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Mr. Menzies Campbell: To ask the Secretary of State for Foreign and Commonwealth Affairs what representations Her Majesty's Government have made to the Government of the Ivory Coast to implement the recommendation of the Reconciliation Forum, to allow Alassane Ouattara to contest future elections by granting him a certificate of nationality; and if he will make a statement. 
Mr. Bradshaw: The Government have followed the progress of the National Reconciliation Forum (NRF) closely. We noted with satisfaction that the main political figures attended the Forum and that several recommendations have been made to the Government of Cote d'Ivoire. We consider that the Forum has achieved
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positive results and that it paves the way for further progress towards reconciliation and political stability in Cote d'Ivoire.
Nationality is a matter for each State to determine We note that the question of Mr. Ouattara's nationality has been referred to the Ivorian courts. Whatever their ruling, we consider it is important for democracy and stability in Cote d'Ivoire that Mr. Ouattara and the Rassemblement des Republicains should be able to play an active role in Ivorian politics.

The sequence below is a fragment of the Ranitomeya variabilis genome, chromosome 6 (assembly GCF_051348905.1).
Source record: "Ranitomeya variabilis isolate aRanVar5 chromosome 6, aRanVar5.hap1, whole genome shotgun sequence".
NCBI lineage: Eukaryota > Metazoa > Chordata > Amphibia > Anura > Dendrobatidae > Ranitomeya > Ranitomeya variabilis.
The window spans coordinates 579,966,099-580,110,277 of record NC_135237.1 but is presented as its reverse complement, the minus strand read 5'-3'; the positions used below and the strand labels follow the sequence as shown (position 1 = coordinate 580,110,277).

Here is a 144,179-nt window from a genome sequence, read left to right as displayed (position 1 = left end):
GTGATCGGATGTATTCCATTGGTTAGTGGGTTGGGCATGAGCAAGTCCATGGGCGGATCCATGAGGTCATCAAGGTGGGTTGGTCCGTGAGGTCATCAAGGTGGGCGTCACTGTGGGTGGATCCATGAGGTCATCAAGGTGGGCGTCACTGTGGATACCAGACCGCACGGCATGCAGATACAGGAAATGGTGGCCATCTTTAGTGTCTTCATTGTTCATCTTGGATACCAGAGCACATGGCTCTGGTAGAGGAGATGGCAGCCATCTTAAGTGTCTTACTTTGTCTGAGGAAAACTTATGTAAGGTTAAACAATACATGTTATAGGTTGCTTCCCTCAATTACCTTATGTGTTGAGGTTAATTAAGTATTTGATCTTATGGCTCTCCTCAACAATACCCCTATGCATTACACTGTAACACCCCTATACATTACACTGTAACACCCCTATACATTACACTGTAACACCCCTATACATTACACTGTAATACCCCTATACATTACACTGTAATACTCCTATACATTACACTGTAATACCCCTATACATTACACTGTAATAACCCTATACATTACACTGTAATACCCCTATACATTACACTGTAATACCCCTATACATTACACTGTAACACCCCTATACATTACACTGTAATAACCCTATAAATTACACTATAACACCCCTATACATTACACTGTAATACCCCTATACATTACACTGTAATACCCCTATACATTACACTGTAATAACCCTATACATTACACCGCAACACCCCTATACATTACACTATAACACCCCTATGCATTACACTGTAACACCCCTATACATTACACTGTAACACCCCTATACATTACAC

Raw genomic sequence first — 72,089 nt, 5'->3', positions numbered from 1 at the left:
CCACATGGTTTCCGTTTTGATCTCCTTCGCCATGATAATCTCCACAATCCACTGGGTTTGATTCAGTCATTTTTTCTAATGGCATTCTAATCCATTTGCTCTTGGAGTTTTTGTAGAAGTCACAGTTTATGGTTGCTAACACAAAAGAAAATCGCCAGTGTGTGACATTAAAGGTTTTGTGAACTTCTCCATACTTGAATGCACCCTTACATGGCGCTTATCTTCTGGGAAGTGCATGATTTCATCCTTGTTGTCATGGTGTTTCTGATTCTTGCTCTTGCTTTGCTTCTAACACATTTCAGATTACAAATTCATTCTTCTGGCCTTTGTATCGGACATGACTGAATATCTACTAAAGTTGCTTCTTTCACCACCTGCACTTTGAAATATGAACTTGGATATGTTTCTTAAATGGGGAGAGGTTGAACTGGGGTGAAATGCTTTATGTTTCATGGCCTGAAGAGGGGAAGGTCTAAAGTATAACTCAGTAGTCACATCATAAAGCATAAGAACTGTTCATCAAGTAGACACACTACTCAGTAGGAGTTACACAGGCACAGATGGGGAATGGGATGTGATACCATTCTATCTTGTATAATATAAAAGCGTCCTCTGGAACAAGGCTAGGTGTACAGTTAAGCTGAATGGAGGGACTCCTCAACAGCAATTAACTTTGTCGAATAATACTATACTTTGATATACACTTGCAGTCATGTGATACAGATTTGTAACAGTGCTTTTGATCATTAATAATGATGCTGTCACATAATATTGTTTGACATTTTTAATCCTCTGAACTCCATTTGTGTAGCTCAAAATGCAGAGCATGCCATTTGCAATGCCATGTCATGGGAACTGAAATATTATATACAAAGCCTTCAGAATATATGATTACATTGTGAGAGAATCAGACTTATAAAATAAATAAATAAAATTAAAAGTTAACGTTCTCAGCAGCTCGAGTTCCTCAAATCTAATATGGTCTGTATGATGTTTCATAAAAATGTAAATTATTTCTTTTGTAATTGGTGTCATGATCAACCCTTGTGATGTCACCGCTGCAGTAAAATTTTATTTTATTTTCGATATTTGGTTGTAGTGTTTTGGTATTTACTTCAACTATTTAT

Mr. Donaldson: To ask the Secretary of State for Foreign and Commonwealth Affairs what representations he has made to the Romanian Government regarding their embargo on inter-country adoption which prohibits United Kingdom citizens from adopting Romanian children. 
Peter Hain: We have expressed our support for the one-year moratorium on international adoptions from Romania announced on 13 July following a recommendation from the European Parliament. There were allegations that the existing adoption system had become very corrupt, and the Romanians needed time to rewrite the law on adoption and get the necessary framework in place to support it. They are being helped in this by the UK Department for International Development, as well as UNICEF, the EU and USAID.
Mr. Bradshaw: In recent weeks the security situation within Liberia has deteriorated. In north-western Liberia fighting has escalated between Guinean backed dissident groups and Liberian forces loyal to President Taylor. There is a risk that this increased instability could destabilise the sub-region, including neighbouring Sierra Leone, and have serious humanitarian consequences. Regional peace is dependent on the restoration of stability in Liberia, and we will continue working towards that goal.